Buck, a 2010 graduate of Wake Forest University School of Law, has been working as a public defender in Danville, Kentucky, for the past decade and making payments on the $179,000 in loans she took out for law school. (The amount increased over time due to interest, though she paid nearly $26,000 toward them.) Under PSLF, which was created in 2007 to encourage people to pursue public service careers, federal loan borrowers who work in qualifying jobs and make qualifying payments on their loans for 10 years will have their remaining balance forgiven. (Monthly payments are capped at a percentage of the borrower’s income.) But actually obtaining that forgiveness has proven difficult for the earliest participants in the program. According to the most recent information available from the U.S. Department of Education, fewer than 3% of those who have applied for PSLF have been approved.

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April 6, 2021 in Legal Ed News, Legal Education | Permalink

Should My Lawyer Do My Taxes? Income Tax Preparation, Accounting Services, And The Scope Of The Attorney-Client Privilege

Nicholas Evan Hakun (Temple & Georgetown), Should My Lawyer Do My Taxes? Income Tax Preparation, Accounting Services, and the Scope of the Attorney-Client Privilege, 72 Tax Law. 639 (2019): 

This Comment seeks to explore the contours of the attorney-client privilege and its intersection with the tax laws. The courts conflict and do not provide a clear answer. Congress's attempts to legislate a solution fall short. This leaves the taxpayer at the whim of the IRS or other prosecuting authority.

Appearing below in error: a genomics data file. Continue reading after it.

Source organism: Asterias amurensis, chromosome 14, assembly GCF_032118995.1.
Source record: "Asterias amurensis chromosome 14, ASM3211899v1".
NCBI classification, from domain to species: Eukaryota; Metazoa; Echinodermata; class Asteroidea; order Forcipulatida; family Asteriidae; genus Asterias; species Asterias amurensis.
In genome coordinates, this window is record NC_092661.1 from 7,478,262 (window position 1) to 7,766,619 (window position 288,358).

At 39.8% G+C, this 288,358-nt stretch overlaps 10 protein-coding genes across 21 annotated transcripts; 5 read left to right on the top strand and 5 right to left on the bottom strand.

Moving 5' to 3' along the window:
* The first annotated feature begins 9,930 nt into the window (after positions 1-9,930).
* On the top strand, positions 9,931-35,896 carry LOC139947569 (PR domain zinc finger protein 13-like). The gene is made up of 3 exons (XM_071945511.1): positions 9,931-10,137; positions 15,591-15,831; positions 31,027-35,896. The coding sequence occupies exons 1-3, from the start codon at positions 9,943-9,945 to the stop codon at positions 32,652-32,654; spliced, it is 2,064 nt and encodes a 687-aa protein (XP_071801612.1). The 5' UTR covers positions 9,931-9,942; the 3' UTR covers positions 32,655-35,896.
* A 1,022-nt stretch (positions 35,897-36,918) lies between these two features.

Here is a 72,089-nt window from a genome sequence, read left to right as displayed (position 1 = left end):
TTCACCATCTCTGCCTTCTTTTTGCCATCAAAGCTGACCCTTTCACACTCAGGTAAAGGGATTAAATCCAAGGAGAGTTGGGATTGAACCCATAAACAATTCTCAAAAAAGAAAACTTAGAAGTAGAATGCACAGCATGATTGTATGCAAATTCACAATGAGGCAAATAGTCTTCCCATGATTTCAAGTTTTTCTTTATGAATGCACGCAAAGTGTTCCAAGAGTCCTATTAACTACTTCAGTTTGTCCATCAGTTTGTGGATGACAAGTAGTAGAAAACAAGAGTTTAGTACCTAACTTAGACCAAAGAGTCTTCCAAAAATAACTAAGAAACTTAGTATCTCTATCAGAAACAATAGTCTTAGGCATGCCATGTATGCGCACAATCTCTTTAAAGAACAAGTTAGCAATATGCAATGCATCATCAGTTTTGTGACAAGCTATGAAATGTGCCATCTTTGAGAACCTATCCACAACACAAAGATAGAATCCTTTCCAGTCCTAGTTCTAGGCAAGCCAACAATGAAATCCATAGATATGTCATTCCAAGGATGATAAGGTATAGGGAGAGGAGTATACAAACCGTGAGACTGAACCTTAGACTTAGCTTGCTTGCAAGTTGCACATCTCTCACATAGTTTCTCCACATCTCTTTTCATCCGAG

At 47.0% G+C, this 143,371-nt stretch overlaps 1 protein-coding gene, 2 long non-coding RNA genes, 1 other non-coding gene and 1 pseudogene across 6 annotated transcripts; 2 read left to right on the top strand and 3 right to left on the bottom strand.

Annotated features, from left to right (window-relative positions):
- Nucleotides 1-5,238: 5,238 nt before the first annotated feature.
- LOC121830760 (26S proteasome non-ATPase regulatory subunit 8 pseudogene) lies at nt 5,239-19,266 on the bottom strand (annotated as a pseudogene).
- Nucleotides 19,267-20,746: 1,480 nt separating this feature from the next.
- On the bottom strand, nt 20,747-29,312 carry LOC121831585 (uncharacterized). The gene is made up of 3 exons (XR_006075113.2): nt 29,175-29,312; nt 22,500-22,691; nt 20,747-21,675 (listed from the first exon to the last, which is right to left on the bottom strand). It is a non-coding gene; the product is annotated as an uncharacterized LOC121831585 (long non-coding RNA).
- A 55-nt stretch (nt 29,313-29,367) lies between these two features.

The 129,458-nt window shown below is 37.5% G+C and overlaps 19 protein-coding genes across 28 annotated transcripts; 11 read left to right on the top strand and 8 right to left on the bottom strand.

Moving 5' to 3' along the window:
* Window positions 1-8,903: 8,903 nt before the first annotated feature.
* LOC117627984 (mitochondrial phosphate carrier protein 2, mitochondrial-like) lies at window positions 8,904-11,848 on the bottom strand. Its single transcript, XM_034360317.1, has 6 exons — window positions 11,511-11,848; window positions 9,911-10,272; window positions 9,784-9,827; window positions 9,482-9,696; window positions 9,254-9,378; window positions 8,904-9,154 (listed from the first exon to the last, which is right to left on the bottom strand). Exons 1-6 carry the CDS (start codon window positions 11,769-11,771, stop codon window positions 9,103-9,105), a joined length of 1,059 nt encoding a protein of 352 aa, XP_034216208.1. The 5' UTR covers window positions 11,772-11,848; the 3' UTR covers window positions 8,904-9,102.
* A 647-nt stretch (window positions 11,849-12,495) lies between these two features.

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April 6, 2021 in Scholarship, Tax, Tax Scholarship | Permalink

Eleven Tax Profs File Amicus Briefs In Supreme Court Supporting Disclosure Of Donors To Nonprofits

Americans for Prosperity Foundation v. Rodriquez (No. 19-251), decision below:  903 F.3d 1000 (9th Cir. 2018)

Question Presented
Whether the exacting scrutiny this Court has long required of laws that abridge the freedoms of speech and association outside the election context—as called for by NAACP v. Alabama ex rel. Patterson, 357 U.S. 449 (1958), and its progeny—can be satisfied absent any showing that a blanket governmental demand for the individual identities and addresses of major donors to private nonprofit organizations is narrowly tailored to an asserted law-enforcement interest.

Brief of the California Association of Nonprofits as Amicus Curiae in Support of Respondent (Daniel Hemel (Chicago) & Anna-Rose Mathieson (California Appellate Law Group, San Francisco)):

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April 6, 2021 in Legal Education, New Cases, Tax | Permalink

Monday, April 5, 2021

Kim: Blockchain Initiatives For Tax Administration